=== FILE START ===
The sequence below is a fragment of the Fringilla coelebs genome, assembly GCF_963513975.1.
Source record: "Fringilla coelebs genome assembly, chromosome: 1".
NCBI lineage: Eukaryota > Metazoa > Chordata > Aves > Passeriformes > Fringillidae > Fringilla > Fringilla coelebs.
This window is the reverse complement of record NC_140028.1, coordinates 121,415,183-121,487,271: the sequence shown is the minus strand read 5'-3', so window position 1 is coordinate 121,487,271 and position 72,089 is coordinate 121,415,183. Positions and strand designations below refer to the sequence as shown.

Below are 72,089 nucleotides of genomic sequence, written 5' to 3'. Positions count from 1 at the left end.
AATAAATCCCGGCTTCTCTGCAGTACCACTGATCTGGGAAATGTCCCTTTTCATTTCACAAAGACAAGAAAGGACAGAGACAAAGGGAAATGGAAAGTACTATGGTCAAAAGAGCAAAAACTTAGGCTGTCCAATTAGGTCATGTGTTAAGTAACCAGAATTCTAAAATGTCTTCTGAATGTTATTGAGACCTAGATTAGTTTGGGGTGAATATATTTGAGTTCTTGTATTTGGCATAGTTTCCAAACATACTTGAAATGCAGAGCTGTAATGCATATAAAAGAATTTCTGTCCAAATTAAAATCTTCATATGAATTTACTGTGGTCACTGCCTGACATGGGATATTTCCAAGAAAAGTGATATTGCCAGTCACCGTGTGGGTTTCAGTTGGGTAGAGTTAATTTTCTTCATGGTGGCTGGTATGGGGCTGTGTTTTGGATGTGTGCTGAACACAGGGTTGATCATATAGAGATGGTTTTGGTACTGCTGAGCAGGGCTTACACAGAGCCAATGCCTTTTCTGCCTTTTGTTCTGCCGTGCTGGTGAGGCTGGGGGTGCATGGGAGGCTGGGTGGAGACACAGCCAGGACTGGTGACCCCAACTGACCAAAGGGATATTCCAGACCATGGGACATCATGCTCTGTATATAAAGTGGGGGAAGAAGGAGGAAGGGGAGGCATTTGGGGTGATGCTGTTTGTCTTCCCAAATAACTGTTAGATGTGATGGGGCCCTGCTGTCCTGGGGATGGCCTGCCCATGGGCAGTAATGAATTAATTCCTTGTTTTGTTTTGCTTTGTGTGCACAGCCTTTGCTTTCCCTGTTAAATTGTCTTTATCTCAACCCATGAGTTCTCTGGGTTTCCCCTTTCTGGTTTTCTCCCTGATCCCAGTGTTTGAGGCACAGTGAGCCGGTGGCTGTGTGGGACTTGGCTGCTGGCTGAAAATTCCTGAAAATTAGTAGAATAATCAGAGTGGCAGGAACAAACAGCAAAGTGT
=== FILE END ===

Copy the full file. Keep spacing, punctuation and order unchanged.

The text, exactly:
The sequence below is a fragment of the Fringilla coelebs genome, assembly GCF_963513975.1.
Source record: "Fringilla coelebs genome assembly, chromosome: 1".
NCBI lineage: Eukaryota > Metazoa > Chordata > Aves > Passeriformes > Fringillidae > Fringilla > Fringilla coelebs.
This window is the reverse complement of record NC_140028.1, coordinates 121,415,183-121,487,271: the sequence shown is the minus strand read 5'-3', so window position 1 is coordinate 121,487,271 and position 72,089 is coordinate 121,415,183. Positions and strand designations below refer to the sequence as shown.

Below are 72,089 nucleotides of genomic sequence, written 5' to 3'. Positions count from 1 at the left end.
AATAAATCCCGGCTTCTCTGCAGTACCACTGATCTGGGAAATGTCCCTTTTCATTTCACAAAGACAAGAAAGGACAGAGACAAAGGGAAATGGAAAGTACTATGGTCAAAAGAGCAAAAACTTAGGCTGTCCAATTAGGTCATGTGTTAAGTAACCAGAATTCTAAAATGTCTTCTGAATGTTATTGAGACCTAGATTAGTTTGGGGTGAATATATTTGAGTTCTTGTATTTGGCATAGTTTCCAAACATACTTGAAATGCAGAGCTGTAATGCATATAAAAGAATTTCTGTCCAAATTAAAATCTTCATATGAATTTACTGTGGTCACTGCCTGACATGGGATATTTCCAAGAAAAGTGATATTGCCAGTCACCGTGTGGGTTTCAGTTGGGTAGAGTTAATTTTCTTCATGGTGGCTGGTATGGGGCTGTGTTTTGGATGTGTGCTGAACACAGGGTTGATCATATAGAGATGGTTTTGGTACTGCTGAGCAGGGCTTACACAGAGCCAATGCCTTTTCTGCCTTTTGTTCTGCCGTGCTGGTGAGGCTGGGGGTGCATGGGAGGCTGGGTGGAGACACAGCCAGGACTGGTGACCCCAACTGACCAAAGGGATATTCCAGACCATGGGACATCATGCTCTGTATATAAAGTGGGGGAAGAAGGAGGAAGGGGAGGCATTTGGGGTGATGCTGTTTGTCTTCCCAAATAACTGTTAGATGTGATGGGGCCCTGCTGTCCTGGGGATGGCCTGCCCATGGGCAGTAATGAATTAATTCCTTGTTTTGTTTTGCTTTGTGTGCACAGCCTTTGCTTTCCCTGTTAAATTGTCTTTATCTCAACCCATGAGTTCTCTGGGTTTCCCCTTTCTGGTTTTCTCCCTGATCCCAGTGTTTGAGGCACAGTGAGCCGGTGGCTGTGTGGGACTTGGCTGCTGGCTGAAAATTCCTGAAAATTAGTAGAATAATCAGAGTGGCAGGAACAAACAGCAAAGTGT